Nerino gets it. “Librarians are unrecognized and often over looked resources for lawyers and the community as a whole, ” he writes in his blog. I wonder if that has anything to do with his wife being a librarian?
Law librarians have a lot to say and a lot to teach about legal research…
By writing articles for… law-related publications, librarians can reach out beyond our own organizations and offer research guidance to a much wider audience…
Just as importantly, writing articles for legal journals and publications helps law librarians build a higher profile among the legal community, both as individual authors and as a profession.
That is a selection from an article I co-wrote with LLAW member, Carol Bannen. (Write and Reach Out: AALL Chapters Tout the Value of Law Librarians through Journal Submissions, AALL Spectrum, March 2004)
Carol and I are both active in the AALL Publishing Initiatives Caucus, whose charge is to inspire and motivate law librarians to write articles for legal publications. To that end, Carol has just created a very useful guide to Publication Resources for Law Librarians.
The guide compiles information about legal publications, such as target audience, editorial contact information, and sample articles written by law librarians (when applicable). I suspect that there are a number of law librarians who could write some really killer articles, but, unfortunately, they don’t know where to submit them. This guide should help.
A word of advice for those new to writing: start locally. There are probably a handful of small, local associations or publications who are looking for content. Once you have successfully published an article there, writing for a national publication may not seem so daunting.
The blog for this summer’s American Association of Law Libraries Annual Meeting in St. Louis is already up. The AALL Gateway will feature news, announcements and informational pieces about the upcoming meeting (and birthday celebration), as well as stories, tips and other items of interest for conference attendees.
AALL is recruiting “Gateway Bloggers” to report on the meeting or post an occasional article or picture. Contact James Duggan or Diane Murley for more information.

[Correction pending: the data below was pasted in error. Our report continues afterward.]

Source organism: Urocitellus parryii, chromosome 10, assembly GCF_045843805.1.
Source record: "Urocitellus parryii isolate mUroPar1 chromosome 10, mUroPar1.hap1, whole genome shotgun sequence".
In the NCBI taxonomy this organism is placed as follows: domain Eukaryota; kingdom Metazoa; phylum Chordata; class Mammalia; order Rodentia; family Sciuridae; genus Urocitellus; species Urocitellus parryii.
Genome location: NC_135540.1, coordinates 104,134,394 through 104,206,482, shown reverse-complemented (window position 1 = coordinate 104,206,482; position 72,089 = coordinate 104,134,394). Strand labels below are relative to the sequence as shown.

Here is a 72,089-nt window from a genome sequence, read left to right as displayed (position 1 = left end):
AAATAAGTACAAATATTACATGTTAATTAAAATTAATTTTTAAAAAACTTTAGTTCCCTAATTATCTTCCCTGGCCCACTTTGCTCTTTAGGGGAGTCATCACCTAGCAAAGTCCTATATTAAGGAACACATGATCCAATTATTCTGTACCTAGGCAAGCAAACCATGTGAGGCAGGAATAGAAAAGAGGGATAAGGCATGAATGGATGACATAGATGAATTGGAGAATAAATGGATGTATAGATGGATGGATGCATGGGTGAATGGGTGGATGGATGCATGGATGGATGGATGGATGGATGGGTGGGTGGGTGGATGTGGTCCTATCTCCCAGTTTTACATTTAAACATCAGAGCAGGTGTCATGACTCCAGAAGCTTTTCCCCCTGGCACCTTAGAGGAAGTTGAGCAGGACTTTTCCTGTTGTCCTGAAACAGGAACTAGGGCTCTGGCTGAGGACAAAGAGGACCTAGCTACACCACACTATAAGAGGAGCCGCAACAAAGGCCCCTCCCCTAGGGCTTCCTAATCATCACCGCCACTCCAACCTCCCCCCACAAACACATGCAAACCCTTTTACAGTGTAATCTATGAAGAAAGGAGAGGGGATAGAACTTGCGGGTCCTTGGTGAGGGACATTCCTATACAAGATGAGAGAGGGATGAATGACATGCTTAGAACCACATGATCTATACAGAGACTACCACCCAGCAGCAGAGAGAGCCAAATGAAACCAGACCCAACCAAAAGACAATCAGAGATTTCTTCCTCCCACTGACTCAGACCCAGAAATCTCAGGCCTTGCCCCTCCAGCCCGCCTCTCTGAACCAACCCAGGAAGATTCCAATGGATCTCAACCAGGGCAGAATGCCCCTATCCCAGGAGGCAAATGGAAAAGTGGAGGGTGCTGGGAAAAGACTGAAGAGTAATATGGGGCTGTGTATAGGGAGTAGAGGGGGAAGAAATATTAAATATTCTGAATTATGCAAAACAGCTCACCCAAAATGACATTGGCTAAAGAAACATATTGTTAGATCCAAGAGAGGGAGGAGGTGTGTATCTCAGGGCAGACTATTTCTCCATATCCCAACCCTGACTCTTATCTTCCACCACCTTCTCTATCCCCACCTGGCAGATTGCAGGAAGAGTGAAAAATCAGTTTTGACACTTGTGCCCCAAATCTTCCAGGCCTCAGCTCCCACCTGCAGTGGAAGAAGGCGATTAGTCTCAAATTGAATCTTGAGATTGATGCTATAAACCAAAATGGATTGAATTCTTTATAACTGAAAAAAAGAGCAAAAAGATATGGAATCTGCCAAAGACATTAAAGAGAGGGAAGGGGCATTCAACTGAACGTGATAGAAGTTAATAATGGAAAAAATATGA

The March 2006 edition of WSLL @ Your Service is out and it’s a good one.
Heidi Yelk explores some of the electronic resources available at the Wisconsin State Law Library and Connie Von Der Heide shares the schedule of upcoming library events. It appears as though they have a very nice slate of workshops and National Library Week activities planned.
The Winter 2006 edition of the LLAW Newsletter is now available. The newsletter is a quarterly publication of the Law Librarians Association of Wisconsin.
Madison District 15 Alder, Larry Palm writes in his blog about plans for several Madison Public Libraries. He rounds out his post with the following:
When I walked doors in late 2004 through my central eastside neighborhoods, I did hear from a high percentage of households that taxes were too high. However, when I suggested that the library levy is roughly $40 per household (or about eleven cents a day), residents were amazed! For a year’s worth of services this seems like an incredible bargain. And it is.
There were a lot of lost souls wandering around the UW Law Library in the last 24 hours. Horror of horrors – the Law School’s computer network was completely down thanks to an accidentally severed fiber optic cable.
It’s truly amazing how reliant we are on technology. Students were forced to use print resources without the Lexis and Westlaw. Reference librarians could only rely on their memories of where things were shelved without access to our online catalog. Many a library staff member cleaned out her desk and caught up on his professional reading.
So if you wondered why you couldn’t access WisBlawg or the UW Law Library or Law School Web sites yesterday, now you know. The workers are out on Bascom Hill right now with their little white van finishing up their repairs, bless their hearts.